On Monday we opened our hives to do a general inspection. They looked and behaved like healthy bee colonies from the outside but you really have to get inside a hive to know what’s going on. We wanted to make sure there was no damage after we had 2 days where the mercury hit uncomfortable highs: 42.3 C (108 F) on the 8th and a record-breaking 45.8 C (115 F) on the 18th. Bees can certainly survive those temps and ours were aided by our mister. But still, keeping the hive cool at those temps had to take a lot of effort. We also wanted to discern if it was time to harvest the next lot of honey. The last batch was harvested 7 weeks ago so there could be quite a few full frames.
Here’s Frank inspecting Hive 1. He’s removed the first super and is loosening the 2nd super to gain access to the brood box. Both supers are deeps with 10 frames. I helped lift off the supers and I can tell ya, they are heavy (yeah, lots of honey).
Unfortunately our euphoria over heavy supers in hive 1 quickly faded when we got to the brood box. We found lots of capped brood and HEAPS of pollen, but we only spotted 1 or 2 larvae (and no eggs, but I’ve never seen an egg; they’re tiny and I have old eyes). There was a nice top section of honey on the brood frames and a lot of busy bees doing housework. We checked 4 or 5 frames and all were the same – few or no grubs. Oh dear.
We quickly checked the supers as we put them back in place and discovered that many of the frames were fully capped (or nearly full) and that we really should get some of the honey out of there.
Hive 2 was fine, the brood looked good, the bees were happy and busy and there was some honey we could harvest, but not enough to be a problem. Also the queen had a lot of space to lay more eggs so no issue there either.
We thought about it and decided there was definitely something amiss with our Hive 1 queen but we weren’t positive the best steps to take. So, like all good new beekeepers our first step was to phone an experienced beekeeper and ask him his opinion. He said:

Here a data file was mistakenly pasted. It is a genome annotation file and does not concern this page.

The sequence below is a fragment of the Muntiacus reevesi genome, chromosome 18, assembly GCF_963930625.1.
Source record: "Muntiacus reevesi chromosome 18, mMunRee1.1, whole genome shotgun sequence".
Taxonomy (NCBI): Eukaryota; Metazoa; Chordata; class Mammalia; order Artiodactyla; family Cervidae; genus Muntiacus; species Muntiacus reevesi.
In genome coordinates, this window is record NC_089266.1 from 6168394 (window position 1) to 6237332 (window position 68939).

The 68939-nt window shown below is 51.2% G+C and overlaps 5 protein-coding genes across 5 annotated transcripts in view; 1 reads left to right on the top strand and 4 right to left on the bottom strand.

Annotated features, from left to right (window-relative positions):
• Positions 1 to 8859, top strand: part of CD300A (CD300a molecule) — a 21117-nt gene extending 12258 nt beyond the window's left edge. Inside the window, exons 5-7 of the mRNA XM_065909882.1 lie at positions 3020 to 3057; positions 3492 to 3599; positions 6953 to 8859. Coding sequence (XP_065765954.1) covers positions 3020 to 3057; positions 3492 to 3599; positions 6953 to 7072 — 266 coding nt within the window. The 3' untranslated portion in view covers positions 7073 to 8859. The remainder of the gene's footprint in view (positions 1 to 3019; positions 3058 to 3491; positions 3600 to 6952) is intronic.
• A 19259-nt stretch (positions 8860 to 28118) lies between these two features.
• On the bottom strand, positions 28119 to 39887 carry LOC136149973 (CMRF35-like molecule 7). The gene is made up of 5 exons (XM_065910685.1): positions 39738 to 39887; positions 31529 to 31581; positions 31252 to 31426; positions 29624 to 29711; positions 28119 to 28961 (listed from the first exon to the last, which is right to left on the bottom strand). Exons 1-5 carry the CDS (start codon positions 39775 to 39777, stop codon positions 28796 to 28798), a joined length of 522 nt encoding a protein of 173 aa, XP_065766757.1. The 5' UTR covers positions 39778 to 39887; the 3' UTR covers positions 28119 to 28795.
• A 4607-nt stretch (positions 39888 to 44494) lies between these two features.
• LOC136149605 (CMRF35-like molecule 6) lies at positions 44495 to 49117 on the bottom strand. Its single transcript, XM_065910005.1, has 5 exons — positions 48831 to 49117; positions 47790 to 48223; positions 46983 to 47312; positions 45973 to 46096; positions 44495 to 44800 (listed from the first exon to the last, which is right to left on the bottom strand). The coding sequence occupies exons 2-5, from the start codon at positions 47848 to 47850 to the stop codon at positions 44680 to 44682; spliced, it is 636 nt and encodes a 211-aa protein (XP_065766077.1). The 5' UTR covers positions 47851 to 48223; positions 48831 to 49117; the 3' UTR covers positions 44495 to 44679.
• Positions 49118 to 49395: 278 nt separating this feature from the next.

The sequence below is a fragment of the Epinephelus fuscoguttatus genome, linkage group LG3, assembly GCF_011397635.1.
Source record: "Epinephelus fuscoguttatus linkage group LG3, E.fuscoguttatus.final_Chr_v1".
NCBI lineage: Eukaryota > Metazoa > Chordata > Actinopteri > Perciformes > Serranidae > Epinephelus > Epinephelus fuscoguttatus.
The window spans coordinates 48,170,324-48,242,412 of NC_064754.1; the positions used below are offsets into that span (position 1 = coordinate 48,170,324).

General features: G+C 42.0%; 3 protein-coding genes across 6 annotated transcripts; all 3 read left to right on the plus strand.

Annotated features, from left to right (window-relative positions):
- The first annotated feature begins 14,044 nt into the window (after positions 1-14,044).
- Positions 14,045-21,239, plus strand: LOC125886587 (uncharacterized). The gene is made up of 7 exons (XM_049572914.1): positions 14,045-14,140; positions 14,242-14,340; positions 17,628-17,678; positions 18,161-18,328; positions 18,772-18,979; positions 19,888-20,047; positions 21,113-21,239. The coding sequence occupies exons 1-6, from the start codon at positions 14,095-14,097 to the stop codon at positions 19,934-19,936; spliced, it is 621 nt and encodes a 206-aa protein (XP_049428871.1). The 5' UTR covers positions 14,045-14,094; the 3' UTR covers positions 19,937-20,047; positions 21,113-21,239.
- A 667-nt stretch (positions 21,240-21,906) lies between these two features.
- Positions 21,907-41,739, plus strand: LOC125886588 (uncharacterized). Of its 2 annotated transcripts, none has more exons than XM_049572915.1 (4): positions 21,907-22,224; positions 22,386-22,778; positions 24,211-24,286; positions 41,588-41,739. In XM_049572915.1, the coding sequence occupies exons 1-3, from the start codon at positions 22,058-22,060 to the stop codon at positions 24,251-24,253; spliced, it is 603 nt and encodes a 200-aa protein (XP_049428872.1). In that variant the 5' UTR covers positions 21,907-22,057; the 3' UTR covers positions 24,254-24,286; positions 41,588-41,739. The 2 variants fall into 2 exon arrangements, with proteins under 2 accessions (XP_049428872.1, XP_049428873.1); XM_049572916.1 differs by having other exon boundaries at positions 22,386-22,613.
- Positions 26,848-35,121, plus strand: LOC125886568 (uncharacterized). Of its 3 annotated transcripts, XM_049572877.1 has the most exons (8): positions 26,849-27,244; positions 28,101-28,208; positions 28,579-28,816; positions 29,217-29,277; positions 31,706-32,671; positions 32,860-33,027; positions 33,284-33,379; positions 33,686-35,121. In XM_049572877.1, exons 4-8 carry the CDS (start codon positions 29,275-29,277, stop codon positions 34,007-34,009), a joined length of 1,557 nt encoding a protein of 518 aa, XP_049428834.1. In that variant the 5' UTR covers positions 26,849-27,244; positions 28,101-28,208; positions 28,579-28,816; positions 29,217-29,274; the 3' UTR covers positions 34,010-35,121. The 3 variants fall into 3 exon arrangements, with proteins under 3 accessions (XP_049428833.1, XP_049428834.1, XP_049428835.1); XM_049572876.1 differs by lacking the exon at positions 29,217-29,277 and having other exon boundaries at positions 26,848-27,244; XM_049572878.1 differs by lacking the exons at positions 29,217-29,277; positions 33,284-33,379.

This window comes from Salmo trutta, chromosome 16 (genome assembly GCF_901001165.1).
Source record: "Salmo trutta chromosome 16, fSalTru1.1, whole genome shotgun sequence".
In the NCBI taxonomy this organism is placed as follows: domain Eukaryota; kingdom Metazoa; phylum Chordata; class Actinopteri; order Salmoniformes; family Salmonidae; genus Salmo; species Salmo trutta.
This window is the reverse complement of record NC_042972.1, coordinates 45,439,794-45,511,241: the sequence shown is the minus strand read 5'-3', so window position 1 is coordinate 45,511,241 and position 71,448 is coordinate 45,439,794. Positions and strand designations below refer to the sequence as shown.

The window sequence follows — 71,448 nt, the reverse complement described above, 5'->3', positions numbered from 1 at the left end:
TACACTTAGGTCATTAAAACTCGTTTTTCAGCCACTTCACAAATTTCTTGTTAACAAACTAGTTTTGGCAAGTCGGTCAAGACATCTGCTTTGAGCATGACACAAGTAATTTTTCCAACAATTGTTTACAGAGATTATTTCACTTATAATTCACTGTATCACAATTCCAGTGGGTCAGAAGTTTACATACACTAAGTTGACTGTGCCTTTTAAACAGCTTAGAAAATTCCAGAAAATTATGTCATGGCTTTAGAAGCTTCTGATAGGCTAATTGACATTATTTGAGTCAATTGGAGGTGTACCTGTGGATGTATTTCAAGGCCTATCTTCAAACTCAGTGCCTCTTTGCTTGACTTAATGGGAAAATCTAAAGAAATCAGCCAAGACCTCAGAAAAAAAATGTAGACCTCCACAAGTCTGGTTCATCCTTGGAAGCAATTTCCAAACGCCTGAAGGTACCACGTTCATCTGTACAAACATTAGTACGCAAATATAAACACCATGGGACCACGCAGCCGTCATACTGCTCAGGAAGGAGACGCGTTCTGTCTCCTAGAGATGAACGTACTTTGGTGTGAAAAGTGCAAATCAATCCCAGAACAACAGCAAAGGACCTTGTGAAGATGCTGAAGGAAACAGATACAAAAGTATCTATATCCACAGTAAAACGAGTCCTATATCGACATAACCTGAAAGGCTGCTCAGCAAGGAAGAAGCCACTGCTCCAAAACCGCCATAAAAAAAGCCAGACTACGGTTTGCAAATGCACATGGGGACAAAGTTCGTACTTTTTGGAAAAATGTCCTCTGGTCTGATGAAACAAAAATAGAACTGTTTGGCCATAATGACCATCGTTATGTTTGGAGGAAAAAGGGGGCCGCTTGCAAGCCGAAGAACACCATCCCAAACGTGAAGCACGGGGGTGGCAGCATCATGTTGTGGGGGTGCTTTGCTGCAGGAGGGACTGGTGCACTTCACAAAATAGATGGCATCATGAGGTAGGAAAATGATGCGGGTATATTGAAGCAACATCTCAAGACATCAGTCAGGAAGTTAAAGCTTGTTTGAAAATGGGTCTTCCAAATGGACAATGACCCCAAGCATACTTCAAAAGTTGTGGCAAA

- He’s never had to re-queen.
- We should search every brood frame for a queen or larvae or eggs. If we see a queen but no eggs or larvae, maybe we need to re-queen. If we don’t see a queen (I wish I could be confident in our ability to find her) we should look for queen brood cells which would indicate the hive is taking matters into their own hands. If they are and it’s capped – that’s good, we can expect a virgin queen to be born. We may want to steal some brood from Hive 2 to top up Hive 1 until the new queen is producing well. If no queen cells are evident, we may want to steal some brood from Hive 2 with eggs or young larvae and move it to Hive 1 so Hive 1 can use one of those eggs to produce a queen. Or we may want to buy a new queen.
- We may want to talk to the club apiarist to get more advice after our full inspection.
Oh dear, oh dear.
The plan now is to borrow the club extractor this morning and at the same time we’re messing with the brood, we harvest honey. (No need to bug the hive more times than necessary.) We’ll examine as best we can the brood and hope that we suddenly see plenty of eggs and larvae and the queen was just being systematic in her laying and we missed the frames with larvae. Otherwise we’ll probably be up for some sort of frame swap with Hive 2 (bees moving between hives are killed but colonies are happy to take another hive’s brood or honey).
On the 21st (the day of our inspection), this would be what we should have expected to see in the brood:
- pupae (or capped brood) laid between Jan 1-12 (12 days to emerge as a bee)
- larvae (or grubs) laid between Jan 12-18 (6 days to pupate)
- eggs laid between Jan 18-21 (3 days to hatch)
We can therefore conclude the queen in Hive 1 had been laying sometime between the 1st and 12th since there was capped brood. The lack of larvae (I don’t trust my ability to discern eggs) means that she hadn’t been laying in the period 3-9 days before the 21st. So it appears that by the 12th she had stopped laying; potentially as early as the 2nd if the capped brood we saw was all laid on the 1st. This is highly unlikely but maybe she hasn’t laid since that hot day on the 8th.
We last inspected the hive on the 7th but haven’t been into the brood since our harvest on 5 Dec so it was nothing we did (thank God). Did heat stress kill her? or make her pause in laying to reduce the numbers in the hive and therefore the temp? Is it a seasonal thing? Or are we just overreacting and there is a bunch of larvae waiting to be seen by us when we inspect all the brood frames. Oh what I wouldn’t give for some reliable telepathy between my bees and me.
Off we go to collect the extractor and begin our long day of bee husbandry.
“The lack of larvae (I don’t trust my ability to discern eggs) means that she hadn’t been laying in the period 3-9 days before the 21st.” Is it swarm season where you are? That can stop a queen laying. But then you would normally see queen cells.